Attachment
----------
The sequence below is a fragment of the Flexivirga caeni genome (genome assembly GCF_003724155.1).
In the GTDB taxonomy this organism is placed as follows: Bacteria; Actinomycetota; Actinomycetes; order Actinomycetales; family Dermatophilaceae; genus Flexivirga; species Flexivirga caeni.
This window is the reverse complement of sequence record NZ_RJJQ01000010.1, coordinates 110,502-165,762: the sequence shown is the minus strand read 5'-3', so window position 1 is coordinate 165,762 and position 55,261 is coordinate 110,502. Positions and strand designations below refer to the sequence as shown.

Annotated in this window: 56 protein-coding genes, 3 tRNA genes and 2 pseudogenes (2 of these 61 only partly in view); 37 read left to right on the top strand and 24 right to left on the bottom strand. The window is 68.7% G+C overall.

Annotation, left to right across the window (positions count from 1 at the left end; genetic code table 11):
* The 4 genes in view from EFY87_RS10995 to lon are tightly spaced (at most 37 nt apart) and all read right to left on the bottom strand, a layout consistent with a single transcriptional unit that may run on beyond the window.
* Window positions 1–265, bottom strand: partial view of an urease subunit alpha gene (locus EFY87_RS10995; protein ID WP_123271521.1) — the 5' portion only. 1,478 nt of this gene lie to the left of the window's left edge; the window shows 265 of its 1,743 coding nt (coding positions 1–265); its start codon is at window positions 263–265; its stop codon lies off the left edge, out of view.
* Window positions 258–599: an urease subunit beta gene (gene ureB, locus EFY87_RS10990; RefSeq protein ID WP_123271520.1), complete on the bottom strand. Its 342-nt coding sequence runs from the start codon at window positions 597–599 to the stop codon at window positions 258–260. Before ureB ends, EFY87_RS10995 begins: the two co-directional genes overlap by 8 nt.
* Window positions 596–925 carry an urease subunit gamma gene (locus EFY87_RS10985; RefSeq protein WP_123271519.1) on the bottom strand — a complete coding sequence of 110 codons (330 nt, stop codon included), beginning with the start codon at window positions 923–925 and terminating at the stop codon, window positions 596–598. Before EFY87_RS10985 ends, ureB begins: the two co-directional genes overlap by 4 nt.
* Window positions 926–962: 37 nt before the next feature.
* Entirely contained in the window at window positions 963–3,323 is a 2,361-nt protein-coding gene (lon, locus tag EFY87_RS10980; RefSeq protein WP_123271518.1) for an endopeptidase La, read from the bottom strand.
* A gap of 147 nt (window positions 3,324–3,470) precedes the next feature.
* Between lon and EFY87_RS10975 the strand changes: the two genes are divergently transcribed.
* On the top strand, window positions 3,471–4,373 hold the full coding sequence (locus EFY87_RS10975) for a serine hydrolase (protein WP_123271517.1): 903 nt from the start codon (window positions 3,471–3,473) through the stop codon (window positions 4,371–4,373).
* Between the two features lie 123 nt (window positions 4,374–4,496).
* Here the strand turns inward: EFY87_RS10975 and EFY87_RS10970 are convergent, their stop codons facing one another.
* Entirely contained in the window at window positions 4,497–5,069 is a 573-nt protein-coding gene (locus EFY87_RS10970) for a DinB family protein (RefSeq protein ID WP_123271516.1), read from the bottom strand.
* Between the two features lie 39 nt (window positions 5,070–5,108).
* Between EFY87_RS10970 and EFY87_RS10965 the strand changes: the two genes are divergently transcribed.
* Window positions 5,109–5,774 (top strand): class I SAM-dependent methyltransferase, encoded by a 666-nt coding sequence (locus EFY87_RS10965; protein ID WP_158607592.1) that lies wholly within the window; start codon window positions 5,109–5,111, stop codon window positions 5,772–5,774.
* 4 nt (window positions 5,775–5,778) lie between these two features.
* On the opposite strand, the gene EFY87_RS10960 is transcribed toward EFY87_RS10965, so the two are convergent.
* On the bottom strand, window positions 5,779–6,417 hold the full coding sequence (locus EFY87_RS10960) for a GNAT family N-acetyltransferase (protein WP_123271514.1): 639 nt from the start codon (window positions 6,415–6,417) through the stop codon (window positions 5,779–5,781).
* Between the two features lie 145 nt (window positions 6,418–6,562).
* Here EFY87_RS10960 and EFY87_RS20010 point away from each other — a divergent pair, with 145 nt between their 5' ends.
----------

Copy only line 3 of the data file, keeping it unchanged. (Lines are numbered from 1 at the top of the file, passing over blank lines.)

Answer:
This window is the reverse complement of sequence record NZ_RJJQ01000010.1, coordinates 110,502-165,762: the sequence shown is the minus strand read 5'-3', so window position 1 is coordinate 165,762 and position 55,261 is coordinate 110,502. Positions and strand designations below refer to the sequence as shown.